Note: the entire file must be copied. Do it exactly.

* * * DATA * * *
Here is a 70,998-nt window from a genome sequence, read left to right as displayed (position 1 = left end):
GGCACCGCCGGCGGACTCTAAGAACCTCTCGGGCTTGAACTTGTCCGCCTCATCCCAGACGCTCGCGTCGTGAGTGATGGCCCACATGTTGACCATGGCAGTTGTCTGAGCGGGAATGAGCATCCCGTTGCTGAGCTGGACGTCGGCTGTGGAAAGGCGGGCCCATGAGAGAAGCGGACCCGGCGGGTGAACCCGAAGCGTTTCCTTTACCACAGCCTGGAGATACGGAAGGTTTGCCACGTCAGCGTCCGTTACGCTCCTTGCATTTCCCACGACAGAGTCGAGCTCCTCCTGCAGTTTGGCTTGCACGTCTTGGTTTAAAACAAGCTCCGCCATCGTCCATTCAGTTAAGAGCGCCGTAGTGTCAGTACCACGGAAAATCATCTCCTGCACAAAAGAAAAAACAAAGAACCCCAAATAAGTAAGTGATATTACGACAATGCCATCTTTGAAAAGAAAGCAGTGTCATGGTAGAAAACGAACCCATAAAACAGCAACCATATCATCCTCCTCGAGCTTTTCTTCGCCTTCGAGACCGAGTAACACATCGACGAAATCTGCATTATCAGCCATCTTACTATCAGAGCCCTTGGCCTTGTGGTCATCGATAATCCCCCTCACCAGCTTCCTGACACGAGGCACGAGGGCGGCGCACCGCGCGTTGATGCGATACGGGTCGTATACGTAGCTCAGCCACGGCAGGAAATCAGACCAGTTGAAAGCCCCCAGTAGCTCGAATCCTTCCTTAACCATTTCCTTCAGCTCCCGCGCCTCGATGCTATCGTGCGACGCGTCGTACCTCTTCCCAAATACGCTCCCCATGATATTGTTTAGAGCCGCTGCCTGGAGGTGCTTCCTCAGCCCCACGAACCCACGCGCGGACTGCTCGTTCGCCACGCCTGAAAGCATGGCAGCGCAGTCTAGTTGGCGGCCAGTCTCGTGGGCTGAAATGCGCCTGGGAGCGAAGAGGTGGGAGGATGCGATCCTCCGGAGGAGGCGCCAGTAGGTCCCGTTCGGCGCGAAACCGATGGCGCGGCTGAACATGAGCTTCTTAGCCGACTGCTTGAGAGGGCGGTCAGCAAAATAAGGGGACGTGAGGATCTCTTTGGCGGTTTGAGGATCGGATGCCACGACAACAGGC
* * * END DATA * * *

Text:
Here is a 70,998-nt window from a genome sequence, read left to right as displayed (position 1 = left end):
GGCACCGCCGGCGGACTCTAAGAACCTCTCGGGCTTGAACTTGTCCGCCTCATCCCAGACGCTCGCGTCGTGAGTGATGGCCCACATGTTGACCATGGCAGTTGTCTGAGCGGGAATGAGCATCCCGTTGCTGAGCTGGACGTCGGCTGTGGAAAGGCGGGCCCATGAGAGAAGCGGACCCGGCGGGTGAACCCGAAGCGTTTCCTTTACCACAGCCTGGAGATACGGAAGGTTTGCCACGTCAGCGTCCGTTACGCTCCTTGCATTTCCCACGACAGAGTCGAGCTCCTCCTGCAGTTTGGCTTGCACGTCTTGGTTTAAAACAAGCTCCGCCATCGTCCATTCAGTTAAGAGCGCCGTAGTGTCAGTACCACGGAAAATCATCTCCTGCACAAAAGAAAAAACAAAGAACCCCAAATAAGTAAGTGATATTACGACAATGCCATCTTTGAAAAGAAAGCAGTGTCATGGTAGAAAACGAACCCATAAAACAGCAACCATATCATCCTCCTCGAGCTTTTCTTCGCCTTCGAGACCGAGTAACACATCGACGAAATCTGCATTATCAGCCATCTTACTATCAGAGCCCTTGGCCTTGTGGTCATCGATAATCCCCCTCACCAGCTTCCTGACACGAGGCACGAGGGCGGCGCACCGCGCGTTGATGCGATACGGGTCGTATACGTAGCTCAGCCACGGCAGGAAATCAGACCAGTTGAAAGCCCCCAGTAGCTCGAATCCTTCCTTAACCATTTCCTTCAGCTCCCGCGCCTCGATGCTATCGTGCGACGCGTCGTACCTCTTCCCAAATACGCTCCCCATGATATTGTTTAGAGCCGCTGCCTGGAGGTGCTTCCTCAGCCCCACGAACCCACGCGCGGACTGCTCGTTCGCCACGCCTGAAAGCATGGCAGCGCAGTCTAGTTGGCGGCCAGTCTCGTGGGCTGAAATGCGCCTGGGAGCGAAGAGGTGGGAGGATGCGATCCTCCGGAGGAGGCGCCAGTAGGTCCCGTTCGGCGCGAAACCGATGGCGCGGCTGAACATGAGCTTCTTAGCCGACTGCTTGAGAGGGCGGTCAGCAAAATAAGGGGACGTGAGGATCTCTTTGGCGGTTTGAGGATCGGATGCCACGACAACAGGC